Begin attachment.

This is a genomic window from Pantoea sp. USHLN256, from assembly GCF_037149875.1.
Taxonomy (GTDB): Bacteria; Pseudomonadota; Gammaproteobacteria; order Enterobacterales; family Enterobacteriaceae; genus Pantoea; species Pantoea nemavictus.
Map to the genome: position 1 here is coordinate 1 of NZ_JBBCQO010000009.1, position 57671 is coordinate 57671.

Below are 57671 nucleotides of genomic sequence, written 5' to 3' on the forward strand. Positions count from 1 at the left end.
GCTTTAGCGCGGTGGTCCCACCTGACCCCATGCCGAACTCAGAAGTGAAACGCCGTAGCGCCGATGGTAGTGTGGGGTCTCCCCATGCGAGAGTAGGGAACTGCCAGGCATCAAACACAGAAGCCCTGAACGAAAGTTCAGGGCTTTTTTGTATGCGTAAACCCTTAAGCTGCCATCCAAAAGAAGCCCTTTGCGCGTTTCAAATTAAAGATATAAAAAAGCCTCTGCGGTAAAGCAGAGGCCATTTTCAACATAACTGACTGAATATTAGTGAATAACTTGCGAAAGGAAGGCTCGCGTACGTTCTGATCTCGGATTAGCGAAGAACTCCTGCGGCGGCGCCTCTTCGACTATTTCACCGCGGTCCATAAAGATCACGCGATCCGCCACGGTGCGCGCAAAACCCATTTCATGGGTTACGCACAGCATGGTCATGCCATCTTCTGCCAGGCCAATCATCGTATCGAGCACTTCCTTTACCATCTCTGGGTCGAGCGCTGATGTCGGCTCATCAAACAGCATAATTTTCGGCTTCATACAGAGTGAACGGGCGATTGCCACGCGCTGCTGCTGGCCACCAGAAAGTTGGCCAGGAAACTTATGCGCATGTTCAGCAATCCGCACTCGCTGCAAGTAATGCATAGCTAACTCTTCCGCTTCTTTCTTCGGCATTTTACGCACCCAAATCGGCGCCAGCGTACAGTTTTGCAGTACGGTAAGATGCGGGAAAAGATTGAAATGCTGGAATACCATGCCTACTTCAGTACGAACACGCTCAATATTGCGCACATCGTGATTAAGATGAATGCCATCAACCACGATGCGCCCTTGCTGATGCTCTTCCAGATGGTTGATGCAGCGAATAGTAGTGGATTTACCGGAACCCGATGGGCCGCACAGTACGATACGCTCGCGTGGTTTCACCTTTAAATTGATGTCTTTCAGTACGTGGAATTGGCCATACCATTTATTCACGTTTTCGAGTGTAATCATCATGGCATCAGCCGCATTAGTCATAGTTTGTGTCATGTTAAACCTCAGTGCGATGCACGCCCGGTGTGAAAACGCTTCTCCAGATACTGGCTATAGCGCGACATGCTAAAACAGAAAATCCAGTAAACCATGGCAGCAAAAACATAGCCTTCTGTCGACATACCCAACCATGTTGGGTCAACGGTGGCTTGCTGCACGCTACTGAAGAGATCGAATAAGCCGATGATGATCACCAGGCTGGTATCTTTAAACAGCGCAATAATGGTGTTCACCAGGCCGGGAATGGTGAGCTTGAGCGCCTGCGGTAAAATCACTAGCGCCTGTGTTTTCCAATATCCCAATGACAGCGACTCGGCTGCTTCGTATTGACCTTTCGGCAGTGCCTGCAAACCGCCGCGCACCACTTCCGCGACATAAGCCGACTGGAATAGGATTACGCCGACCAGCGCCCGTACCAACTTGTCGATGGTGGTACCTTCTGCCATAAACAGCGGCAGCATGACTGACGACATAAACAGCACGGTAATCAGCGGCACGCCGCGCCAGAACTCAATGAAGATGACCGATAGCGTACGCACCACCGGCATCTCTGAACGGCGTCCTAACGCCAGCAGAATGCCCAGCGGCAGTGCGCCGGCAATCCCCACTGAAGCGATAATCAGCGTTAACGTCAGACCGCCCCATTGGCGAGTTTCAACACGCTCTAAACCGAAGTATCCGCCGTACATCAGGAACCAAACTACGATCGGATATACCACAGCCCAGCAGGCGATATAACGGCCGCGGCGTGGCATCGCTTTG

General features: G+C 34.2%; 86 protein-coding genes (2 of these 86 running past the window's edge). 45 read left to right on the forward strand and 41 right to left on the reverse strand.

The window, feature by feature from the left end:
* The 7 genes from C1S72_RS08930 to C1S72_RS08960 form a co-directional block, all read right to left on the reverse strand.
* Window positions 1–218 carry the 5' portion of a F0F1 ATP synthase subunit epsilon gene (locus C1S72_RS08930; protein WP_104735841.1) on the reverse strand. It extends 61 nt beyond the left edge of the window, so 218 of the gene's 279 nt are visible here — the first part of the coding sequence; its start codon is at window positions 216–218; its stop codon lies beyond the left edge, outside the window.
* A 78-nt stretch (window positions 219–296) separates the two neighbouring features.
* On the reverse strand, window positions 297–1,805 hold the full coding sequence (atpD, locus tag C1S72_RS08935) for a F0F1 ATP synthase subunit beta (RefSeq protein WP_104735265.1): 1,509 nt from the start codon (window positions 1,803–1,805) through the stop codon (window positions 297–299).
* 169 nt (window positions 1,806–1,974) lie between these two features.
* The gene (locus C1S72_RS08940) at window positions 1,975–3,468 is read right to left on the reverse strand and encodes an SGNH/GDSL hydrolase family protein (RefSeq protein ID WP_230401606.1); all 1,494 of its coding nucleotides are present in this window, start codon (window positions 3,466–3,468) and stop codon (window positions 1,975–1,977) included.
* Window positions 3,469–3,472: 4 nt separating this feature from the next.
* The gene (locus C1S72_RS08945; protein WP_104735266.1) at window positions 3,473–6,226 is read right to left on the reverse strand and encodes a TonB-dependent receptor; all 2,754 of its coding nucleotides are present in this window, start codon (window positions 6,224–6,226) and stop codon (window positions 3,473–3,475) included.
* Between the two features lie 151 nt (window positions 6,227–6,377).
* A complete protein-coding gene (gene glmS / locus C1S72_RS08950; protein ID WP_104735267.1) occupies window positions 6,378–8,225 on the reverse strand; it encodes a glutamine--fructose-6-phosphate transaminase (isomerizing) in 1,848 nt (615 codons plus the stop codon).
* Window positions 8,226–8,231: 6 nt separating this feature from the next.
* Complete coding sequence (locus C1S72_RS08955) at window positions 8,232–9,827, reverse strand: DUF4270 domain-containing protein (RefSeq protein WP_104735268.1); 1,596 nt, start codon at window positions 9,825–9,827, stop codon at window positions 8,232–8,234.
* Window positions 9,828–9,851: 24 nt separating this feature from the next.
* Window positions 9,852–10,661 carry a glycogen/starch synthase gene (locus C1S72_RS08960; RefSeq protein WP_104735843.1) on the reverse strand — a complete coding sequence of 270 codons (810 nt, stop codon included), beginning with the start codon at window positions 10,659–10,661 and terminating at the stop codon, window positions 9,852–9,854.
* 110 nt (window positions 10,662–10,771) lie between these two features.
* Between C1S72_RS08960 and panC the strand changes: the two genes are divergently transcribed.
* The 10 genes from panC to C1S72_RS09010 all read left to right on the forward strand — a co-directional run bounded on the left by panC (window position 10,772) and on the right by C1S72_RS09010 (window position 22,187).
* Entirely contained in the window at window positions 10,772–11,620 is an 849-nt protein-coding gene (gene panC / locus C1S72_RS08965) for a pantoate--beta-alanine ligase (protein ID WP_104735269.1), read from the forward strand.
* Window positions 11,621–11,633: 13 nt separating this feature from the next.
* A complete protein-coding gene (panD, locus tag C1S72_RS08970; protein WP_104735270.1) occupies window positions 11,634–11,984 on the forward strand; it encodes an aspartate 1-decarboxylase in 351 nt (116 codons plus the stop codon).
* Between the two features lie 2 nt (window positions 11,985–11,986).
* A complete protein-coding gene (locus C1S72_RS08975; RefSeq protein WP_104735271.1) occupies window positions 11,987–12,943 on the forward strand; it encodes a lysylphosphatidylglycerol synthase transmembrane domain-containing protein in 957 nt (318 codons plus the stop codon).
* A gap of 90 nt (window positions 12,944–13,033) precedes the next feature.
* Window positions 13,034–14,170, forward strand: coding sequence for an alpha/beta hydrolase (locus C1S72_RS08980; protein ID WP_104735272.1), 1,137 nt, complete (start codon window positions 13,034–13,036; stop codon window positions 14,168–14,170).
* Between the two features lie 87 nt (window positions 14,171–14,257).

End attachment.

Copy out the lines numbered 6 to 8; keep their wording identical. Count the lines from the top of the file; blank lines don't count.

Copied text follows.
General features: G+C 34.2%; 86 protein-coding genes (2 of these 86 running past the window's edge). 45 read left to right on the forward strand and 41 right to left on the reverse strand.

The window, feature by feature from the left end:
* The 7 genes from C1S72_RS08930 to C1S72_RS08960 form a co-directional block, all read right to left on the reverse strand.